Changes in Diagnostic Codes at Age 18
Hemmeter, Jeffrey, Social Security Bulletin
Each year, as tens of thousands of child Supplemental Security Income (SSI) recipients reach age 18, the Social Security Administration (SSA) redetermines their medical eligibility according to adult disability standards. Child participation in the SSI program has grown substantially in recent years, and youth with mental impairments make up an increasing proportion of the program population (SSA 2012a). The growth in the proportion of children with mental impairments among SSI recipients has led to concern among some individuals that too many youth receive SSI.1 As the SSI youth population increases and transitions into adulthood, the potential for long-term program participation increases as well.2 In addition, some have argued that certain mental impairments, such as speech and language delays, are more subjective or time-limited (Burkhauser and Daly 2011), requiring more vigilant oversight by SSA.3 Although SSA conducts continuing disability reviews (CDRs) on SSI recipients, limited funding and resources have led to fewer CDRs being conducted for child SSI recipients than the law requires (GAO 2011). For many child SSI recipients, the age-18 redetermination is the first time their disability is reviewed during their tenure in the program.
The concerns about the number and program tenure of children with mental impairments may be justified if a higher proportion of those children are removed from the program or reclassified with other diagnoses during their age-18 redeterminations. However, the statistics in this note show that, relative to youth with mental disabilities, those with many nonmental disabilities experience similar or higher rates of both program removal and continuation with a different diagnosis at the age-18 redetermination.
SSA standards for CDRs differ from those for age-18 redetermination: CDRs generally require medical improvement since the last favorable decision for a cessation decision, and age-18 redeterminations are treated as a new medical decision based on adult standards (discussed in the next section). Thus, cessations and diagnostic changes at age 18 do not necessarily imply incorrect initial allowances to the program. The outcomes could equally indicate a system that accurately addresses the different needs of children and adults. Nonetheless, it is important to understand how the disabilities of youth who undergo an age-18 redetermination are reclassified. This note provides statistics on those reclassifications, focusing on childhood mental impairments, thus affording a more complete picture of the transition experiences of SSI youth.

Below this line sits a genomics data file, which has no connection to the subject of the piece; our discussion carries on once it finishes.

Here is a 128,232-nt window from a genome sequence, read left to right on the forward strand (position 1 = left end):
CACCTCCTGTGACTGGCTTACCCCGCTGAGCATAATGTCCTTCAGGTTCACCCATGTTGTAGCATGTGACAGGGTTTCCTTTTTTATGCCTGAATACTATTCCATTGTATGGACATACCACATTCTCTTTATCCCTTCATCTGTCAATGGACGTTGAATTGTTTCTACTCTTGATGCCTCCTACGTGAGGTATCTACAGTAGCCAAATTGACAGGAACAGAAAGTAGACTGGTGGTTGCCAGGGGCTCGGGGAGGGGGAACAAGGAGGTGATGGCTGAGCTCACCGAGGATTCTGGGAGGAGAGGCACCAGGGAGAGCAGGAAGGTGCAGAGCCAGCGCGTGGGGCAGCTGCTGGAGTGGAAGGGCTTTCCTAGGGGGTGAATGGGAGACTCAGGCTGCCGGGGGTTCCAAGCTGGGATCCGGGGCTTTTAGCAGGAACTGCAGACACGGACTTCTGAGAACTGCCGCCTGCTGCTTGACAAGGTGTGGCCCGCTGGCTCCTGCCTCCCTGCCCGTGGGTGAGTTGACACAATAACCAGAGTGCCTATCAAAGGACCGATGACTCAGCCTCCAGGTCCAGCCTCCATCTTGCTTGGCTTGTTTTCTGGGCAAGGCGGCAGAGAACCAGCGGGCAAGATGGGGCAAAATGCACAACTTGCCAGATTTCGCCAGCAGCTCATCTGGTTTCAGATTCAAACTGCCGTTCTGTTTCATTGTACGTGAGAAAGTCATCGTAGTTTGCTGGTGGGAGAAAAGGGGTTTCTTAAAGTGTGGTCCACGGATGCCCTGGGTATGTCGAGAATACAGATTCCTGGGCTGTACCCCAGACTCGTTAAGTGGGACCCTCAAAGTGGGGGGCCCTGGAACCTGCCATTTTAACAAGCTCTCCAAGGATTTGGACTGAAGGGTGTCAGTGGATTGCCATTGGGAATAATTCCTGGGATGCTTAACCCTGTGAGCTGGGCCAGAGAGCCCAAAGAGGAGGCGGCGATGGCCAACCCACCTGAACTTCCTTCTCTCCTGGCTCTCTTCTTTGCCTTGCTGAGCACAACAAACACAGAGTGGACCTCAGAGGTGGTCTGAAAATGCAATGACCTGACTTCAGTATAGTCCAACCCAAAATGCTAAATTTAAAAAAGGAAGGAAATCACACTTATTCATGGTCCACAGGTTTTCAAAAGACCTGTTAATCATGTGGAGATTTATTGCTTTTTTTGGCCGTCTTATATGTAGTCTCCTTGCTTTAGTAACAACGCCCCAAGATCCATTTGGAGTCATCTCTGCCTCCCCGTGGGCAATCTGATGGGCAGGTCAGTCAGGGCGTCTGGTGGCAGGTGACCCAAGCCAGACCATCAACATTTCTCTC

The Age-18 Redetermination
SSA redetermines the medical eligibility of each child SSI recipient when he or she attains age 18.4 To remain eligible, the youth must meet the adult standards of disability, which may be more restrictive than the standards for children (although SSA improved the equivalency of disability decision processes for adults and children in the wake of the 1990 Sullivan v. Zebley decision).5 Additionally, for those who do not have a listing-level disability, a child's disability must result in "marked and severe functional limitations," whereas an adult's disability must result in the inability to perform substantial gainful activity.6
The outcome of roughly two-thirds of these redeterminations, after appeals, is program continuation (SSA 2012a). Youth diagnosed with mental impairments other than "intellectual disabilities or schizophrenia" and "psychoses and other neuroses" are among the most likely to receive an initial cessation and the least likely to appeal or return to the program (Hemmeter and Gilby 2009). Roughly 10 percent of youth whose eligibility ceases at age 18 successfully reapply for SSI payments as an adult within 4 years. Readers interested in other aspects of the age-18 redetermination are referred to Rogowski and others (2002), Hemmeter and Gilby (2009), and Hemmeter, Kauff, and Wittenburg (2009). …